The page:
The Plaintiff contends that " [the Defendant Samantha Thomas] misused counseling memoranda to intimidate employees and silence discussion on contractual and safety issues." Id. at A8. To support his contention, the Plaintiff describes several incidents that occurred between the Plaintiff's co-workers and Thomas. Id. at A6. The Plaintiff states that, in May 2009, Mr. Carlos Speight filed a class action grievance alleging that the Defendant Samantha Thomas (" Thomas" ) and O'Connor failed to " provide the employees with the requisite instruction and equipment necessary to safely use [the], 'new soap.'" Id. at A7. The employees used this potentially

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toxic " new soap" to clean the buses. Id. However, the Plaintiff admits that, shortly after the grievance was filed, the use of the " new soap" was stopped. Id. at A8.

Furthermore, in March 2009, a grievance was filed for or by SUNY employee Yvonne Caraftis to Thomas. Id. at A9. On a similar matter, in September 2009, a grievance was filed for or by SUNY employee Joe Mammina to Thomas. Id. In both instances, a counseling memorandum was issued to Yvonne Caraftis and Joe Mammina in order to resolve and help settle the matter. Id.

The Plaintiff asserts that, prior to his appointment to Shop Steward, he never received any disciplinary or counseling memoranda. (Mem. of Decision and Order, at 2). The Plaintiff alleges that, after accepting the appointment, the Defendants subjected him to ongoing harassment and retaliation with malice. (Mem. of Decision and Order, at 2).

However, on November 10, 2008, after his appointment as shop steward, the Plaintiff received a satisfactory annual performance evaluation from Thomas. (Mem. of Decision and Order, at 3). On November 30, 2009, the Plaintiff again received a satisfactory annual performance evaluation from Thomas. (Mem. of Decision and Order, at 3).

A few months later, on February 16, 2010, James Guarino (" Guarino" ), a non-party Transportation Supervisor for SUNY, issued to the Plaintiff his first counseling memorandum. The memorandum describes an incident in which the Plaintiff allegedly backed his bus into a skid steer loader and cracked a taillight.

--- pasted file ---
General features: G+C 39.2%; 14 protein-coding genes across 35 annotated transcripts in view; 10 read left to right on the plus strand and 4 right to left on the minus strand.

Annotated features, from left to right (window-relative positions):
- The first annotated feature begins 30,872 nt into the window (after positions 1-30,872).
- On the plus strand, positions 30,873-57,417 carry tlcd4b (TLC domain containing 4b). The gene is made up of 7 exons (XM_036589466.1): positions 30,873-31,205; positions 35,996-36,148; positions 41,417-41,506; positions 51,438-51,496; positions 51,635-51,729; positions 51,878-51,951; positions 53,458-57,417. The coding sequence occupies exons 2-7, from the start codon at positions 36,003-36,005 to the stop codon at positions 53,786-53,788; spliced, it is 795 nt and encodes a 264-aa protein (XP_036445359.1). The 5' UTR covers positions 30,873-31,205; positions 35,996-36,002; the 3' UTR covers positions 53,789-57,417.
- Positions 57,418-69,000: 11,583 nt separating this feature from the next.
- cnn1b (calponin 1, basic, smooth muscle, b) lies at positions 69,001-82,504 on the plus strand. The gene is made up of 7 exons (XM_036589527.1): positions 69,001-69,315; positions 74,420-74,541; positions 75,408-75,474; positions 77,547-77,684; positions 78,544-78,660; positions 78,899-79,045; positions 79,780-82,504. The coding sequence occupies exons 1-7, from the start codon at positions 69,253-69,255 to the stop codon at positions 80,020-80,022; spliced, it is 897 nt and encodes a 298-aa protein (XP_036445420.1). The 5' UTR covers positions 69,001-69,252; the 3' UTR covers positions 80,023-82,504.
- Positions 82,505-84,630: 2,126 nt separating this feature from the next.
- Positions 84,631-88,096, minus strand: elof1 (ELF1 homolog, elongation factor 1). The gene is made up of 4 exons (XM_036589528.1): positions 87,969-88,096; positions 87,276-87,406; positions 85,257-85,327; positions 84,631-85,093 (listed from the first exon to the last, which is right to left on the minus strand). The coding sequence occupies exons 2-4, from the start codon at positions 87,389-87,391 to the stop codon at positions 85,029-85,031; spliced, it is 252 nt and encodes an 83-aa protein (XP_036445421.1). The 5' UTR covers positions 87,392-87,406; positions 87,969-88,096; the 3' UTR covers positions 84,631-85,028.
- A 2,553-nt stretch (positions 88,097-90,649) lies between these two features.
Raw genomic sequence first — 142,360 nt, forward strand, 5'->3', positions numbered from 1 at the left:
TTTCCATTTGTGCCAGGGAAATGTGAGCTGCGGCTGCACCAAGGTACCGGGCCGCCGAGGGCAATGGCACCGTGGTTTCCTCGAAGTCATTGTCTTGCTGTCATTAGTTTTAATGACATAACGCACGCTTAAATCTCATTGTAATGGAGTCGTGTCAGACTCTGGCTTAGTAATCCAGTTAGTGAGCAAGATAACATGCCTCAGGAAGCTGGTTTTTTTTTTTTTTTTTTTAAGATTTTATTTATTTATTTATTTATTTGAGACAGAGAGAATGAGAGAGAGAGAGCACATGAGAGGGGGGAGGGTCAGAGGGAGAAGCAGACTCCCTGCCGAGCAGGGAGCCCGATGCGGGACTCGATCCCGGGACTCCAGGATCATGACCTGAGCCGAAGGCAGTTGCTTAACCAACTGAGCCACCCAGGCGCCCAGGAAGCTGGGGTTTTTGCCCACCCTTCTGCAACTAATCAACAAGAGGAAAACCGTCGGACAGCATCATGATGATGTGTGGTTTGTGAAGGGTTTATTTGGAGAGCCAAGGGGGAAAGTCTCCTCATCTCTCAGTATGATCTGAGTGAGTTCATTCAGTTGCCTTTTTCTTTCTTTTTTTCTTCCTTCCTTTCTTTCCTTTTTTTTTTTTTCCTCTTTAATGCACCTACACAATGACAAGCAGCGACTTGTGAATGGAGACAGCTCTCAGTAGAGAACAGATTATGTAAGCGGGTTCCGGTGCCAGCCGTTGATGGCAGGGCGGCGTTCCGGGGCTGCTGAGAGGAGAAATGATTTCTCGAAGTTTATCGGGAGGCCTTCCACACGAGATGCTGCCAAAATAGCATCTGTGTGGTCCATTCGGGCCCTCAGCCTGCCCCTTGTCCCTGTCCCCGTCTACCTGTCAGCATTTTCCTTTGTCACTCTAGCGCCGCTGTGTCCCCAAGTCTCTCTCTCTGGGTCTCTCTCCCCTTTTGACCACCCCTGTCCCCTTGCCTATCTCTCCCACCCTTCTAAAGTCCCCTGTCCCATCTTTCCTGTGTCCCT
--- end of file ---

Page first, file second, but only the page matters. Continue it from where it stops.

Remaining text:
On February 23, 2010, Guarino issued a second counseling memorandum to the Plaintiff, in connection with allegations that the Plaintiff allowed passengers to stand in his bus. (Mem. of Decision and Order, at 3).

On April 27, 2010, the Plaintiff submitted an internal discrimination complaint to SUNY, alleging age and gender discrimination by O'Connor and Thomas. (Mem. of Decision and Order, at 3). In the complaint, the Plaintiff notes that he was denied a fair grade, training, equal treatment, and a promotion because " of [his] Shop Steward duties." (Defendants' Notice of Motion to Dismiss, at A26). He further states that this discrimination manifested itself through " petty write-ups from James O'Connor to form a paper trail." Id.

On June 15, 2010, Guarino issued the Plaintiff's third counseling memorandum with regard to the Plaintiff's alleged improper actions during a vehicle breakdown. (Mem. of Decision and Order, at 3). In response, on June 21, 2010, in an unaddressed memorandum, the Plaintiff stated that he did not understand why he was being reprimanded for trying to fix the situation as best as possible. The Plaintiff repeated that " I feel that [the counseling memoranda are] being done so that management can get a paper trail on me to fire me because I am a CSEA union shop steward." Defendants' Notice of Motion to Dismiss, at A34.

The next day, on June 22, 2010, the Plaintiff was issued a termination notice signed by the Defendant Lynn M. Johnson (" Johnson" ), Director of Human Resource Services for SUNY, which stated that his employment would be terminated effective July 7, 2010. (Mem. of Decision and Order, at 3).

B. Procedural History as to the Original Complaint

On July 10, 2010, the Plaintiff filed a complaint with the New York State Division of Human Rights (" NYSDHR" ). On September 28, 2011, the NYSDHR issued a Determination and Order stating that it

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had found no probable cause, and dismissed the complaint.

On November 14, 2011, the Plaintiff Buckley commenced the present lawsuit against the State of New York, SUNY, Samuel L. Stanley Jr., Mark Murphy, Samantha Thomas, James O'Connor, Terrence Harrigan, Barbara Chernow, and Lynn M. Johnson. The Plaintiff alleged what the Defendants characterize as a " kitchen sink" approach, asserting twenty causes of action: